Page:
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Ebonics

noun; blending
The language spoken by black Oakland inner-city youths, as defined by the Oakland School Board, ca. 1996. (‘We must have a bilingual program that teaches students in both English and Ebonics.’) While the Oakland School Board may have had ground to call black Oakland English a different language, there was a tremendous backlash from groups all over the country when the topic of Federal funding for a bilingual program was brought up. No doubt the board thought to draw on pro-education sentiment in putting forward its concept, but many blacks found the insinuation that a bilingual program was required offensive and misguided. I remember a quote something like this from a few months ago; Ebonics has since generated a great deal of attention, though this attention seems to have faded of late. The word was first coined last year. Presumed reason for coinage: Need for a word to describe a concep that was new to the language.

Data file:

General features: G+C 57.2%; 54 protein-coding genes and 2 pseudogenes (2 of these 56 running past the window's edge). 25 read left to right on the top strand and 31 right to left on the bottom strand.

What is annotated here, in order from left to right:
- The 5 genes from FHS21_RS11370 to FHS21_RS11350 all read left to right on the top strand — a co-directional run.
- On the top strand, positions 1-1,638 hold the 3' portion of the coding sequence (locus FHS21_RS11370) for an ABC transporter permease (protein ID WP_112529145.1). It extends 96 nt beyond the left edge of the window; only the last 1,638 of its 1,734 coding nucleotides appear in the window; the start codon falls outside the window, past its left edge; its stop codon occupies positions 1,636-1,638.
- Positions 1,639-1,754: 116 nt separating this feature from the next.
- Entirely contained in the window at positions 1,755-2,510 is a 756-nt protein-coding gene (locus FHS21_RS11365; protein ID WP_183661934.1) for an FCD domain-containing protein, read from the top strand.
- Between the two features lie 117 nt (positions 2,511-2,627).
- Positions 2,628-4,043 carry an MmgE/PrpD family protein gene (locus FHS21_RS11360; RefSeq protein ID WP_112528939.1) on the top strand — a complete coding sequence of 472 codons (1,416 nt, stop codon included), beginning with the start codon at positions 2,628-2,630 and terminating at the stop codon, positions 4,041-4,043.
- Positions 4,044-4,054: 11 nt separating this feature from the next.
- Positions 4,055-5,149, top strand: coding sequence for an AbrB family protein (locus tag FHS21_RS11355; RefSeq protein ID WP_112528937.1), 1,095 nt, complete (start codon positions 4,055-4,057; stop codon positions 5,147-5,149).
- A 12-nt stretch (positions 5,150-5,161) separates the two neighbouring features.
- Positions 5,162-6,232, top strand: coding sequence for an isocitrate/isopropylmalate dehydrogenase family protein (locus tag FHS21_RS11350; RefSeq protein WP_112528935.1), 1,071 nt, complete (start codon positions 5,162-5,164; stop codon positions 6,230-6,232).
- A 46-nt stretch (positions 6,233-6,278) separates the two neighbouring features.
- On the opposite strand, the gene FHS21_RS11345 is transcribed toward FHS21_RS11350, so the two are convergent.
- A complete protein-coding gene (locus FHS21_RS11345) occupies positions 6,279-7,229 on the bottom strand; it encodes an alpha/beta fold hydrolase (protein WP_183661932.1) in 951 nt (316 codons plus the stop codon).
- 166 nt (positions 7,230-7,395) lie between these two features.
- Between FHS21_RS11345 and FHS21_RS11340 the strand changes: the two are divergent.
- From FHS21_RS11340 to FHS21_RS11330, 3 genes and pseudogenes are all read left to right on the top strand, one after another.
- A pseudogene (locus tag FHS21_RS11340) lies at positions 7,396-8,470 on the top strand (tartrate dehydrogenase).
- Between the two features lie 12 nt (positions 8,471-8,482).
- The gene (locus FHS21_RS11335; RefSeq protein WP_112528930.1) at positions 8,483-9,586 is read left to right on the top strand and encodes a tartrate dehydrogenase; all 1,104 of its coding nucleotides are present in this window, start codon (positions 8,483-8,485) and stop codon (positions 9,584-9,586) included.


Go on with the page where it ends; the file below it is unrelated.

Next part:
The Oakland School Board today announced its plans to seek Federal funding for a bilingual program utilizing instruction in both English and Ebonics.
Etymology : Blending of EBONY and PHONICS
Source : Some news service
Last modified: 10 June 2008


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